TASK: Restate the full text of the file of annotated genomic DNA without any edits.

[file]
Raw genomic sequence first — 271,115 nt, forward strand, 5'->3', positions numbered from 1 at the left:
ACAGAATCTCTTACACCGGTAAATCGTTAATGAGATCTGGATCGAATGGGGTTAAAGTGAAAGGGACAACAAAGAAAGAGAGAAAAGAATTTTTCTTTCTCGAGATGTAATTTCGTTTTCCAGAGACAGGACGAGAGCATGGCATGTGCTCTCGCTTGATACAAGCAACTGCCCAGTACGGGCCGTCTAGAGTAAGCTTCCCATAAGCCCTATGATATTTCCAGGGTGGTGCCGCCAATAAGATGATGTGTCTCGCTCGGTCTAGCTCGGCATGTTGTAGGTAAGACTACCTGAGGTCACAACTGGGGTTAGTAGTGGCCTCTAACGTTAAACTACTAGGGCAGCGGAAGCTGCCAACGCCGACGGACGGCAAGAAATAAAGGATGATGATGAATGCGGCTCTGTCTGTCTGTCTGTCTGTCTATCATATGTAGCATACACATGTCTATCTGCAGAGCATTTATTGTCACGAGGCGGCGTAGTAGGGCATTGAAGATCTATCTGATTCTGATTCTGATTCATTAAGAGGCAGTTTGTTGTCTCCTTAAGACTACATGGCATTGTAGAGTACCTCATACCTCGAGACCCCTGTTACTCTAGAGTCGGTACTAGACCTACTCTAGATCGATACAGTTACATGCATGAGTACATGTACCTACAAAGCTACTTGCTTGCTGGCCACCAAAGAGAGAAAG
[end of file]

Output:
Raw genomic sequence first — 271,115 nt, forward strand, 5'->3', positions numbered from 1 at the left:
ACAGAATCTCTTACACCGGTAAATCGTTAATGAGATCTGGATCGAATGGGGTTAAAGTGAAAGGGACAACAAAGAAAGAGAGAAAAGAATTTTTCTTTCTCGAGATGTAATTTCGTTTTCCAGAGACAGGACGAGAGCATGGCATGTGCTCTCGCTTGATACAAGCAACTGCCCAGTACGGGCCGTCTAGAGTAAGCTTCCCATAAGCCCTATGATATTTCCAGGGTGGTGCCGCCAATAAGATGATGTGTCTCGCTCGGTCTAGCTCGGCATGTTGTAGGTAAGACTACCTGAGGTCACAACTGGGGTTAGTAGTGGCCTCTAACGTTAAACTACTAGGGCAGCGGAAGCTGCCAACGCCGACGGACGGCAAGAAATAAAGGATGATGATGAATGCGGCTCTGTCTGTCTGTCTGTCTGTCTATCATATGTAGCATACACATGTCTATCTGCAGAGCATTTATTGTCACGAGGCGGCGTAGTAGGGCATTGAAGATCTATCTGATTCTGATTCTGATTCATTAAGAGGCAGTTTGTTGTCTCCTTAAGACTACATGGCATTGTAGAGTACCTCATACCTCGAGACCCCTGTTACTCTAGAGTCGGTACTAGACCTACTCTAGATCGATACAGTTACATGCATGAGTACATGTACCTACAAAGCTACTTGCTTGCTGGCCACCAAAGAGAGAAAG